Unfortunately, I currently lack the necessary skills, but I will certainly keep that in mind as I expand my areas of expertise. My, perhaps unorthodox, approach derives from a professional interest in Evolution, which works with whatever building blocks are available, more like a bricoleur than a designer; for better or for worse, that professional interest often informs how I approach issues.

I hope you were not implying that I overestimate the extent to which my own opinions or preferences are representative of others’; if anything, it’s the opposite: because I realize how niche my needs are, I would never think of asking Tinderbox’s or DEVONthink’s developers to integrate such needs in a new version of their software or, worse, expressing my frustration because those needs are not taken into account or, even more ludicrously, anticipated! :slightly_smiling_face:

Again, thank you very much for your continuous support!

Best regards,

Far from it! I’m simply surfacing some of the inconvenient facts about the difficulty of moving data between apps. Plenty of people use Tinderbox closely alongside another (or several apps) but which apps those are and how exactly they are used varies. This creates a lot of similar-but-different tasks, or so some 14 years of helping fellow users has taught me!

I totally understand the frustration of being able to describe the desired outcome but being unable to effect oneself; I regularly encounter the same. Perhaps if you were to post the script you want to use and indicate where/how a change is needed? This makes it easier for someone to help without having to spent a lot of time trying to figure out the entire process. It can also help to post a specimen TBX document to provide a common point of reference.

Thank you very much, @mwra, for your kind and understanding words; I just wanted to clarify my position because I am very grateful and feel very fortunate to be able to use software like Tinderbox (and DEVONthink): the passion and pride their developers put in their work shines through and comes across, and I have the utmost respect for that.

Thank you very much for the valuable suggestion: I will work on a post and accompanying TB file for that purpose. On a related note, I gather you never had any reason to move to DTBO your TB interlinked notes to, for example, take advantage of DTPO’s AI or DTTG’s portability?

Again, thank you very much for your continuous support.

Best regards,

1 Like

Dear @mwra,

An update to show you that I did take your suggestions into full account even though I never posted on the TB forum the message I referred to in my previous post in this thread.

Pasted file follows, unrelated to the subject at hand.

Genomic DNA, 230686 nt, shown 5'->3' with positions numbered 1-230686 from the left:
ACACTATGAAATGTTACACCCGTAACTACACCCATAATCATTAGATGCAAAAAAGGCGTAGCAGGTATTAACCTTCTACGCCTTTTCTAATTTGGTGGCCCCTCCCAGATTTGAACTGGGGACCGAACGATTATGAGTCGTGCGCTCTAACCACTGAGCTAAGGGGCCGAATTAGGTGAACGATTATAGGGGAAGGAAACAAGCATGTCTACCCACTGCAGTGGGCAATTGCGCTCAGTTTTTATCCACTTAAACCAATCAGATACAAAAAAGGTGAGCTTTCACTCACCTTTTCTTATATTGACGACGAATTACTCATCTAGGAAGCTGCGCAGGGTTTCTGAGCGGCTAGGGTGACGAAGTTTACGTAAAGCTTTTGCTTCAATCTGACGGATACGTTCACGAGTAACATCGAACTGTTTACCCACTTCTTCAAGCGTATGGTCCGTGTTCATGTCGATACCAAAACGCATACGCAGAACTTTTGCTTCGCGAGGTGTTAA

I have learned from DEVON Technologies that, contrary to my assumption, DTPO’s AI (e.g., “See Also” and “Classify”) does not take into account links between notes (i.e. documents in DTPO); therefore, my idea to turn TB’s basic links (which are not supported in DTPO) into text links (which are supported by DTPO) serves no real purpose, and I have thus abandoned it.

The other reason why I wanted to turn basic links into text links is that I wanted to create a sort of in-text Roadmap view, but the new Roadmap view in TB8, with its ability to refocus on selected notes, makes my idea obsolete. I am sure many users requested that feature, but I know I was one of them; I could not believe that the feature I had requested was actually taken into account, so I have, if possible, even more respect for TB’s developer and the quality of his support for TB.

Finally, I included your comment:

different apps have quite different design assumptions. Trying to make app X work like app Y, or vice-versa is complex

in my reflections, and I have come to the realization that I was erroneously trying to duplicate my Mac on my iOS devices, instead of taking advantage of their respective strengths; this ludicrous attempt of course included trying to replicate TB on my iOS devices. I hope my naivety will be forgiven, if only because it stems from the central role TB has in my workflow.

In conclusion, I was wrong on multiple fronts; this does not bother me — being wrong is the best that can happen to a scientist — but it disturbs me that I may have wasted your time, and for this I apologize.

Thank you very much for your patience.

Best regards,

1 Like

Thank you for that kind follow up. Please don’t feel you’ve wasted anyone’s time. The more questions people ask the more Tinderbox community learns and aTbRef is constantly being added to and improving as a result of what I learn asking questions.

I’m busy preparing a v8 aTbRef and I hope it will be up in the next few days. That will include more info about the new hyperbolic view, that allows you a link-based view of your document. I too am very excited to see this new addition to Tinderbox.